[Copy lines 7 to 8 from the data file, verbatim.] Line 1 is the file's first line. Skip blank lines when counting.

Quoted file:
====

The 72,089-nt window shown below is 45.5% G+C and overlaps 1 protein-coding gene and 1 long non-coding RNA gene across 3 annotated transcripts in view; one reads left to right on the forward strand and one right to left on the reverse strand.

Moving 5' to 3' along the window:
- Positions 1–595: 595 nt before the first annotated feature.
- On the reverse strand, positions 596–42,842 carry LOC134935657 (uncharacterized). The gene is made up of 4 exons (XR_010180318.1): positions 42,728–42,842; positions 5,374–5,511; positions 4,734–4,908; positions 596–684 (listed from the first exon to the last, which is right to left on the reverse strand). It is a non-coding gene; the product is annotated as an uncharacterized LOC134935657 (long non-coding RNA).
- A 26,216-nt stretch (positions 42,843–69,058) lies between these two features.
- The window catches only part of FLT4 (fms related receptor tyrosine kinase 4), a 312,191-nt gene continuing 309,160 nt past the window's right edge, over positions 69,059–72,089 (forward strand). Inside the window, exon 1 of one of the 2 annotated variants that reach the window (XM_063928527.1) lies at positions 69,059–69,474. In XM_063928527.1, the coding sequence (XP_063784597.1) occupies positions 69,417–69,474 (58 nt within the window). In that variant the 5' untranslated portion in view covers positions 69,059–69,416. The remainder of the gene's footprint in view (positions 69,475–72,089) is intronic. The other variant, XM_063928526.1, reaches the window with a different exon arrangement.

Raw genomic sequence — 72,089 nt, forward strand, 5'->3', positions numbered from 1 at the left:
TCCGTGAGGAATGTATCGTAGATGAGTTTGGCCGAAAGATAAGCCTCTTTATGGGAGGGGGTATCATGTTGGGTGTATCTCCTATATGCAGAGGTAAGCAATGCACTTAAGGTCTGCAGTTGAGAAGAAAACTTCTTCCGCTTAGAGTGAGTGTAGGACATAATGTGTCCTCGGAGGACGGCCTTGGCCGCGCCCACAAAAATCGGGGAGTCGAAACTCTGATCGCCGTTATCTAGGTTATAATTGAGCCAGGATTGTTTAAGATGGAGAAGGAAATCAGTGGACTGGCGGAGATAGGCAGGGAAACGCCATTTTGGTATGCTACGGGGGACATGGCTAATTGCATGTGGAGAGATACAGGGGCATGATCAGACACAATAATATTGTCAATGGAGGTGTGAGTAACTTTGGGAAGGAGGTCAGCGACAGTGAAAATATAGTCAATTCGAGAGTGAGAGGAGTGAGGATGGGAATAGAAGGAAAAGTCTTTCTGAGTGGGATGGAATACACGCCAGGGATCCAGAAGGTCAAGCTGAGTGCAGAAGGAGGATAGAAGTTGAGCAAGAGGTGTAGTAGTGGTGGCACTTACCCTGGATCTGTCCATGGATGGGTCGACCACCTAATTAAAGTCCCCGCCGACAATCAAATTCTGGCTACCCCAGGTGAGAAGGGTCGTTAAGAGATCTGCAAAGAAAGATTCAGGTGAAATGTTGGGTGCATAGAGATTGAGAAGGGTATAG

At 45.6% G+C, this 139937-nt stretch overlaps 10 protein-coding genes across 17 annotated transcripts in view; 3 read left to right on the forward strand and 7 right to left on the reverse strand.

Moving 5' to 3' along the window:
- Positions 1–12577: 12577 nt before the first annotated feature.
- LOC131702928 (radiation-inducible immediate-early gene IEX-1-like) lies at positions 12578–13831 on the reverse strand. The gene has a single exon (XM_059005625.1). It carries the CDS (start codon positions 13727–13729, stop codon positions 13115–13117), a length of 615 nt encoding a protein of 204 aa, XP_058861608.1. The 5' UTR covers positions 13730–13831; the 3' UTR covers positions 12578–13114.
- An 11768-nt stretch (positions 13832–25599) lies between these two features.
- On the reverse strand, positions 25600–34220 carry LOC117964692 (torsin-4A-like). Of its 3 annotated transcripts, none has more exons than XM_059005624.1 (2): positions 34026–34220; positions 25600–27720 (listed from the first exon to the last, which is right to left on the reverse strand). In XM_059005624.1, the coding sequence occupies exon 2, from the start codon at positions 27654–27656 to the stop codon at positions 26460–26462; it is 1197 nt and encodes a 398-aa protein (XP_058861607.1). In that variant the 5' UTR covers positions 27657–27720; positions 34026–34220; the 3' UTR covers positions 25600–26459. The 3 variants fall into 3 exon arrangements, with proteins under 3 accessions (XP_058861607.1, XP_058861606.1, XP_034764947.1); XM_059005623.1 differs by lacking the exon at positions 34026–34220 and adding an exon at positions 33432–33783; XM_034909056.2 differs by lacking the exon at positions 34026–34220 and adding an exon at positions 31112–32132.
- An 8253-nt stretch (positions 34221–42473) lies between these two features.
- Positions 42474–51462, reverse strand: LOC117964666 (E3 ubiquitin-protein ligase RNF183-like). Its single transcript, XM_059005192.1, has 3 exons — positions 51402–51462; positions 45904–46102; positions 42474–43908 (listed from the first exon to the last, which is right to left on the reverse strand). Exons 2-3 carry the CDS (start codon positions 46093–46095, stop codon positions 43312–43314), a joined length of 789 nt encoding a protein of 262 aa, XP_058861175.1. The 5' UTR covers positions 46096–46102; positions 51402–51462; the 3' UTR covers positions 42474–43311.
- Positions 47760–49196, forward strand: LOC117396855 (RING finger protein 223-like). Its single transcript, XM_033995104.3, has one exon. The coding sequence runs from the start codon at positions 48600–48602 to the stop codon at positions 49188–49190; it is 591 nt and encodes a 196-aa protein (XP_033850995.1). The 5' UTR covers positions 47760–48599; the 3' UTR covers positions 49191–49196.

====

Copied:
Raw genomic sequence — 72,089 nt, forward strand, 5'->3', positions numbered from 1 at the left:
TCCGTGAGGAATGTATCGTAGATGAGTTTGGCCGAAAGATAAGCCTCTTTATGGGAGGGGGTATCATGTTGGGTGTATCTCCTATATGCAGAGGTAAGCAATGCACTTAAGGTCTGCAGTTGAGAAGAAAACTTCTTCCGCTTAGAGTGAGTGTAGGACATAATGTGTCCTCGGAGGACGGCCTTGGCCGCGCCCACAAAAATCGGGGAGTCGAAACTCTGATCGCCGTTATCTAGGTTATAATTGAGCCAGGATTGTTTAAGATGGAGAAGGAAATCAGTGGACTGGCGGAGATAGGCAGGGAAACGCCATTTTGGTATGCTACGGGGGACATGGCTAATTGCATGTGGAGAGATACAGGGGCATGATCAGACACAATAATATTGTCAATGGAGGTGTGAGTAACTTTGGGAAGGAGGTCAGCGACAGTGAAAATATAGTCAATTCGAGAGTGAGAGGAGTGAGGATGGGAATAGAAGGAAAAGTCTTTCTGAGTGGGATGGAATACACGCCAGGGATCCAGAAGGTCAAGCTGAGTGCAGAAGGAGGATAGAAGTTGAGCAAGAGGTGTAGTAGTGGTGGCACTTACCCTGGATCTGTCCATGGATGGGTCGACCACCTAATTAAAGTCCCCGCCGACAATCAAATTCTGGCTACCCCAGGTGAGAAGGGTCGTTAAGAGATCTGCAAAGAAAGATTCAGGTGAAATGTTGGGTGCATAGAGATTGAGAAGGGTATAG